I am not, by nature, one to accost people who I don’t know and anyway, all these men were only to be seen in passing. I’ve absolutely no idea if the sense of abandonment, endurance and perseverance that I associate with them all is in any way justified. But in my mind, there’s a story in which they’re all, somehow personifications of the ability of humanity to manage to keep heading towards some kind of destination even when the point of departure has been corrupted or broken beyond mending. I wish very much that I was the kind of photographer who could approach strangers and ask them to show me their souls. But I’m not. And now they are nearly all gone gone – only the limping man is still around today.
What has partly brought these men to mind is that we’ve had yet another busy family weekend – Mrs Middle has reached the astonishing age of thirty – I don’t know how she managed this without apparently aging at all and without our noticing but it seems to suit her. So we have been surrounded by laughter and affection and all our outings have been accompanied. The place from which we leave is still a place of more happiness and contentment than not so naturally, I found myself thinking about people who have a different kind of life (or perhaps a life which is a little further on than ours). Not that I am a pessimist – more that I like things to be balanced.
The views from canals are extremely balanced
And speaking of balance, amazingly, I have lost weight. This must be to do with the ‘healthy’ diet, the healthy tablets and even more to do with the recent outbreak of rebellion in my digestive system but it’s the first time in ten or fifteen years that any of these things has actually produced a measurable result. So I find that if I lean forwards to catch a view under some trees I am less inclined to lose my balance and fall flat on my face. And I can pick my way up banks and down small slopes without suddenly getting a good deal too much assistance from gravity. Very satisfactory. So I went exploring and found a pond. At no time did I overbalance, however, while trying to catch a snapshot of a dragonfly I did suddenly find myself sinking into a bog. Not so much weight loss then.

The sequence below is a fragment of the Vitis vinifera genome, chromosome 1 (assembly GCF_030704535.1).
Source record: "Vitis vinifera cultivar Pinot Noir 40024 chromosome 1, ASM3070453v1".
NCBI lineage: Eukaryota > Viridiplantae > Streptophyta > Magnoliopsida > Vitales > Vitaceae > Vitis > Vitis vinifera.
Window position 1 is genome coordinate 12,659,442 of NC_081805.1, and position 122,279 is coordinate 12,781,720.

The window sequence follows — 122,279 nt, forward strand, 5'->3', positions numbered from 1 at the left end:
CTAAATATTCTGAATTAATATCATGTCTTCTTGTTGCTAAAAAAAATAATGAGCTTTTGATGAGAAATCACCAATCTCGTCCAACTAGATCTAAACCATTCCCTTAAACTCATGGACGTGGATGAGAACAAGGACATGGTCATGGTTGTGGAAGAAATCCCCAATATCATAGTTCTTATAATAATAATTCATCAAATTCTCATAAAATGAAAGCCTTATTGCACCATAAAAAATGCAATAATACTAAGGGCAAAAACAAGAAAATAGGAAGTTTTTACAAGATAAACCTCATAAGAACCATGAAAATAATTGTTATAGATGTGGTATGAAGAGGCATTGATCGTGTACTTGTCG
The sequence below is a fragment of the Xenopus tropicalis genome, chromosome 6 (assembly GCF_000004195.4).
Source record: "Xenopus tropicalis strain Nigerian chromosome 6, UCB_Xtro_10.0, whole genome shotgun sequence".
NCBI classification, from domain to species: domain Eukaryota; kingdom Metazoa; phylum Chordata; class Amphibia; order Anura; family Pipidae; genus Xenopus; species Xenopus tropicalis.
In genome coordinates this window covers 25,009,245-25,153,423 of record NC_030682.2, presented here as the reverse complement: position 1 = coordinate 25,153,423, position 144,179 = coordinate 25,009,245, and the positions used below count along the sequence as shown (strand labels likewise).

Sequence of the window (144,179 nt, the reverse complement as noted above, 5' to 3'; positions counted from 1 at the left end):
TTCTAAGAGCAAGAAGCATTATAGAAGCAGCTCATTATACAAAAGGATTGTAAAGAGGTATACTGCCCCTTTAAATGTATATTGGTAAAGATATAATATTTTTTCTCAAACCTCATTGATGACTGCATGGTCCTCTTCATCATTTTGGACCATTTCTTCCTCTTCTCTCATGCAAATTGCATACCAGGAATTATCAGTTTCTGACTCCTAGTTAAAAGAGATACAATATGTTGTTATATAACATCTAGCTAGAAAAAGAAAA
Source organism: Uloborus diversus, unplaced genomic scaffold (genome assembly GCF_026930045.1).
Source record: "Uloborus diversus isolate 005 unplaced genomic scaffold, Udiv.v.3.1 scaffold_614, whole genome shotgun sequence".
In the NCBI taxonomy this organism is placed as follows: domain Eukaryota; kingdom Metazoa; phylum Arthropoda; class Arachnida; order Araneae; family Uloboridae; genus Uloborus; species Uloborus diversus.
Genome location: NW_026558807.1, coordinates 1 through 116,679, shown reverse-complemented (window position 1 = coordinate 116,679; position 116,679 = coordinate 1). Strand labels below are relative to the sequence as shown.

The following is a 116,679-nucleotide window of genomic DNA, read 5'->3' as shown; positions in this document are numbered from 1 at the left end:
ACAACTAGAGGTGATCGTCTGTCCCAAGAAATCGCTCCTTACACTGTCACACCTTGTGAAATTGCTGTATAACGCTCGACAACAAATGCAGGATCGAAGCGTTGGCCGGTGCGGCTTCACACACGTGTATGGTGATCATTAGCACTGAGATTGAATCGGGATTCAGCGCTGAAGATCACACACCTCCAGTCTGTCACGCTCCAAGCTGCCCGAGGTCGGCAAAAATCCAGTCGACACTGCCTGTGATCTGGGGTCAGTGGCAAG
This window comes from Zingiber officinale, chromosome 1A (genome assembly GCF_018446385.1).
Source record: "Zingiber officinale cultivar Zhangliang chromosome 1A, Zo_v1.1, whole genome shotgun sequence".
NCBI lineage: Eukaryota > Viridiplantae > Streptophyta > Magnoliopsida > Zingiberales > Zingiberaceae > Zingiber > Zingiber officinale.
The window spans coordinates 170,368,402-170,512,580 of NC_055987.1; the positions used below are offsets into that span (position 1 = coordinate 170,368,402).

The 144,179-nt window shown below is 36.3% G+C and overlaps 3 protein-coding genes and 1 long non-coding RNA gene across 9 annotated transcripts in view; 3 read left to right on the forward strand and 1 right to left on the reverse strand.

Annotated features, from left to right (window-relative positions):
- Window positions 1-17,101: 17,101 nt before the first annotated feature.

two failed dragonfly shots
And one success, wet feet notwithstanding
The downside of the weight loss is that all my warm woollie trousers are too big. They were already always loose round the waist because of the apparent belief of trouser makers that women have straightsided bodies so mine were all stitched up at the back. Investigation has revealed that you can only take in a waistband so far before the garment begins to look as though it had been worn in bed by an elephant. All those lovely warm winter trousers, lovingly collected from charity shops all over the country, will have to go back from whence they came. The funny thing is that now I’m looking for a size smaller it seems that all the nicest ones are in the size I used to wear. It’s enough to drive you to drink, food and excess of all kinds but I’ll settle for coffee.
I’m off. Got to scour the charity shops. If only I’d known in the Spring (when people are throwing out their Winter clothes) that I was going to need smaller trousers in the Autumn it would have been a much easier task.
*No, not a joke nor even slightly funny. It really happens and if women are met with indifference and callousness in that situation men have to endure mockery and disbelief.
I’ve just finished reading Narrow Dog to Carcasonne and I was going to console myself with Joanna Lumley on the TV but Barney’s out and I don’t know how to change the channels. All those remotes.
Ok. I’ll read the website at http://www.narrowdog.com.*
I bought the book for Barney because he’s a non-fiction reader and I thought he might like it. I think I read a quarter of it while I was buying it in Oxfam and left the shop still laughing and getting funny looks in the street. I shall probably buy it as presents for almost everyone this Christmas. What a lovely book. Maybe I’ll just read it again.